Episcopal oversight is crucial in Church of England
It is dangerous to hand power, instead, to deaneries, argues Thomas Carpenter in the Church Times
A. J. P. TAYLOR began his English History 1914-1945 with the assertion that “Until August 1914 a sensible, law-abiding Englishman could pass through life and hardly notice the existence of the state, beyond the post office and the policeman.”
Until recently, a sensible, law-abiding parish priest could pass through life and hardly notice the existence of the deanery. In some dioceses, however, no longer do we say “Where the bishop is, there is the Church,” but “Where the Deanery Mission and Pastoral Committee meets, there is our resourcing ministry strategy for the next five years.”
In some dioceses, it is no longer the bishop, but the deanery, that decides whether a parish may have a priest, or how much it must pay for one. Having received these new powers from above, in such dioceses the deanery is now seeking to wrestle more from below. Previously, meetings of the deanery chapter were attended by clergy voluntarily for prayer and study; now, priests are compelled to go. Once, a parish’s evangelism of its people was a matter for the vicar and the church council; now, it must conform to a Deanery Mission Plan. In Wigan, the zenith has been reached: there are no parishes any longer, only the deanery.
In the diocese of Manchester, there will soon be seven full-time area deans, appointed by the Bishop to “share in the Bishop’s leadership of mission and pastoral care”, with the authority to appraise the work of parish priests in their deanery (News, 29 May 2020). No longer will incumbents in Manchester be accountable directly to the bishop who has shared with them the cure of souls, or able to regard themselves as the local representation of the bishop’s leadership.
THE Ordinal reminds us that, “as chief pastors, it is a bishop’s duty to share with their fellow presbyters the oversight of the Church”. No priest used to be any closer to, or further from, his or her bishop than any other in the college. Archdeacons were there to make the connection between bishop and priest as immediate as possible.
This relationship of bishop to priest gave substance in the daily life of parishes and dioceses to the theological truth that priests and their bishop oversaw the parish church. This truth was most movingly enacted when, at their induction, parish priests were handed their licence with the words “Receive the cure of souls, which is both mine and yours.”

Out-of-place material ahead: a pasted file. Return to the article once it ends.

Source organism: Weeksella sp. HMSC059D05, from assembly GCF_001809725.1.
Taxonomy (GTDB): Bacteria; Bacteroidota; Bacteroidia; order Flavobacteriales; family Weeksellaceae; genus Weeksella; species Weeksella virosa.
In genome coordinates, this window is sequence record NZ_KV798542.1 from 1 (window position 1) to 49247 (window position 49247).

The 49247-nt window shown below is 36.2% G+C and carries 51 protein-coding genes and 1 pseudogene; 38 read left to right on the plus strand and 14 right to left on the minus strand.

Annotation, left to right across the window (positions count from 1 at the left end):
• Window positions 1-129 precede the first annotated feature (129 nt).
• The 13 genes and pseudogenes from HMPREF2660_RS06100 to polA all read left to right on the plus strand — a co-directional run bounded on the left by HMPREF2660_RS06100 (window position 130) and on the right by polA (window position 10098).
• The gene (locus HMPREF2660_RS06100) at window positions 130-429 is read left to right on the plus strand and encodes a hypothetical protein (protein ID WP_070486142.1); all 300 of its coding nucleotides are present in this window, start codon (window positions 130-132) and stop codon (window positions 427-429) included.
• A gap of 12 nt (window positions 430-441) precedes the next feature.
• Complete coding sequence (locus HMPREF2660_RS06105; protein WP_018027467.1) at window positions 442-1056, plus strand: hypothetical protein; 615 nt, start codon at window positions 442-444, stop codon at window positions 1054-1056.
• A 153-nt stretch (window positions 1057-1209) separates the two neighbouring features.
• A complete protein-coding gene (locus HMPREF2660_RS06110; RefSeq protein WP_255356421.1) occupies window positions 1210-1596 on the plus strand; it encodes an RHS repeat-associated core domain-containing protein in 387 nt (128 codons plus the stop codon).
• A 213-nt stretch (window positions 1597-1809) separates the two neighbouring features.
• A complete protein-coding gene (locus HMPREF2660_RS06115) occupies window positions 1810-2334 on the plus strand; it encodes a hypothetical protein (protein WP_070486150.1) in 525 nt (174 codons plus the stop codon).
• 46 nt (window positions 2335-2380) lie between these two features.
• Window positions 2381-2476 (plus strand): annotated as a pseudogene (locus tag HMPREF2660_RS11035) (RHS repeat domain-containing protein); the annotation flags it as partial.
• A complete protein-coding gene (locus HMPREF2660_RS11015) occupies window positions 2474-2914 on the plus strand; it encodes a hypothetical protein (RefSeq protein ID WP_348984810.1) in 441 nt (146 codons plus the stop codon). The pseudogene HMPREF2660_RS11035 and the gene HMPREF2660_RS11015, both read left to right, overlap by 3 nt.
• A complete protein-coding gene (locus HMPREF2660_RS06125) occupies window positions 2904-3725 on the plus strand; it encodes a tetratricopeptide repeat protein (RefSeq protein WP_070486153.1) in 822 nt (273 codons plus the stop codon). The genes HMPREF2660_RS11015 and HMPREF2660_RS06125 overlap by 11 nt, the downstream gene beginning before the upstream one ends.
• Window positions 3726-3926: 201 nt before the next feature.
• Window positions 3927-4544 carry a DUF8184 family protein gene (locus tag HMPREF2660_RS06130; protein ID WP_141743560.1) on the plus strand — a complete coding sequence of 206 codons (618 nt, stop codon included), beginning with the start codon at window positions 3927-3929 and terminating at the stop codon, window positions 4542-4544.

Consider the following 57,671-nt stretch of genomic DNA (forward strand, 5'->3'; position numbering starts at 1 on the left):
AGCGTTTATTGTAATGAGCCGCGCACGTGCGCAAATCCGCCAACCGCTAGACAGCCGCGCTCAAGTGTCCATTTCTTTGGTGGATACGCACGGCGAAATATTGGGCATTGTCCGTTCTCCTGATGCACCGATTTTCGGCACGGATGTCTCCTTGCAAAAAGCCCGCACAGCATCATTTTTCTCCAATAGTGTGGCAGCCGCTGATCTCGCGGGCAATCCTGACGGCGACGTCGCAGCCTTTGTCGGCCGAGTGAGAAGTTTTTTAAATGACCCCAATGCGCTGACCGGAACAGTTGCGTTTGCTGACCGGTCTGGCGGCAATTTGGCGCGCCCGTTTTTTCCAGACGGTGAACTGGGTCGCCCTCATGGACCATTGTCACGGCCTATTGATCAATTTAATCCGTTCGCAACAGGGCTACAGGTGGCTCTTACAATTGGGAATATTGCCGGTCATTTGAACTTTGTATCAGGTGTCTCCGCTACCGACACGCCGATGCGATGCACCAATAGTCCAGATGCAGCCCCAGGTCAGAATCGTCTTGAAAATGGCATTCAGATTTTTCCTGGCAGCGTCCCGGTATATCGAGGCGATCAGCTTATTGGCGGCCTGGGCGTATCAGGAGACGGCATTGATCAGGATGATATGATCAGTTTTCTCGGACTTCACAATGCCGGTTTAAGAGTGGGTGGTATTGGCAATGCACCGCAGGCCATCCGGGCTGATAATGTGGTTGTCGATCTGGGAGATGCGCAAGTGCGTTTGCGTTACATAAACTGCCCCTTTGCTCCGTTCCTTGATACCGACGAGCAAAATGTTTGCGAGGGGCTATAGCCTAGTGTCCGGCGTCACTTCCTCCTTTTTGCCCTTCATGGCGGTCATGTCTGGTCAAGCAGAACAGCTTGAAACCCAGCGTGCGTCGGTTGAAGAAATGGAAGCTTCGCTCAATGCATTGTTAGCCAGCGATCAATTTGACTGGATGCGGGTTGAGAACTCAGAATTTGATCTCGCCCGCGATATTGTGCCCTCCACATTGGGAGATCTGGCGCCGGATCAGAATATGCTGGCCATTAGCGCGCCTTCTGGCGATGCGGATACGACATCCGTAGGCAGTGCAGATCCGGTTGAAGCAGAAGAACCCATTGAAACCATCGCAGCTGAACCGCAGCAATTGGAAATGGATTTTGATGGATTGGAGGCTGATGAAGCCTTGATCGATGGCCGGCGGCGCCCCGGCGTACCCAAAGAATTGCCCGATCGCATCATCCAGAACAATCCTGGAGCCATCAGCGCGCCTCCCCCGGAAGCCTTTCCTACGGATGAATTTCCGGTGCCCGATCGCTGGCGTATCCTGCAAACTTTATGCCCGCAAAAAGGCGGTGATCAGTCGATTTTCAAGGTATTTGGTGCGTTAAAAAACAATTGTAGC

The diocese and the parish are not, then, neutral institutions, whose usefulness may pass away; they make real a sacramental idea of the Church with which some have always been uneasy. The Puritans sought to abolish bishops, and to stop paying the Church of England’s debt to its Catholic, hierarchical past.
The threat is no longer abolition, but irrelevance. Bishops who do not oversee parishes through their relationship with their priests are no longer what we used to mean by bishops; parish priests who are held accountable not to their bishop but to their fellow presbyter, the area dean, are not longer what we used to mean by parish priests.
Until recently, nothing has been allowed to diminish the ministry of bishops to their parishes. Indeed, measures were taken to strengthen it. The creation of new dioceses in the 20th century was meant to keep the distance between the episcopate and the presbyterate as small as possible.
The attraction of the deanery as a device for reforming the Church of England is obvious. Unlike the diocese and the parish, it has no sacramental foundation, it has no history to speak of, and it can be made into anything that the current generation wants to fashion. What this generation of administrators — ordained and lay — wants, it seems, is a Church that runs on as pragmatic a basis as possible.
That will not do. When they make the Declaration of Assent, bishops, priests, and deacons affirm their loyalty to the “inheritance of faith”, which includes the “ordering of bishops, priests, and deacons”. The structure of the Church is, then, not something that each generation invents, but something that it inherits. Our inheritance is the ministry of a bishop exercised through the priest: a sacramental link given institutional form in the intimacy of the connection between parish and diocese.
NO ONE questions the motives of those whose plans will sever that link. The current crisis demands a plan. Those who have given the deanery its new powers have done so to save the Church of England. The tragedy is that, if the deanery does succeed where the diocese and parish have allegedly failed, what is saved will not be the Church of England.
That Church will survive only if its parishes retain their dignity and remain under the care of their bishops. After all, if a bishop’s ministry is not a Christian presence in every community, then neither is the Church of England.
The Revd Dr Thomas Carpenter is the Vicar of Holy Trinity, Southport, in the diocese of Liverpool.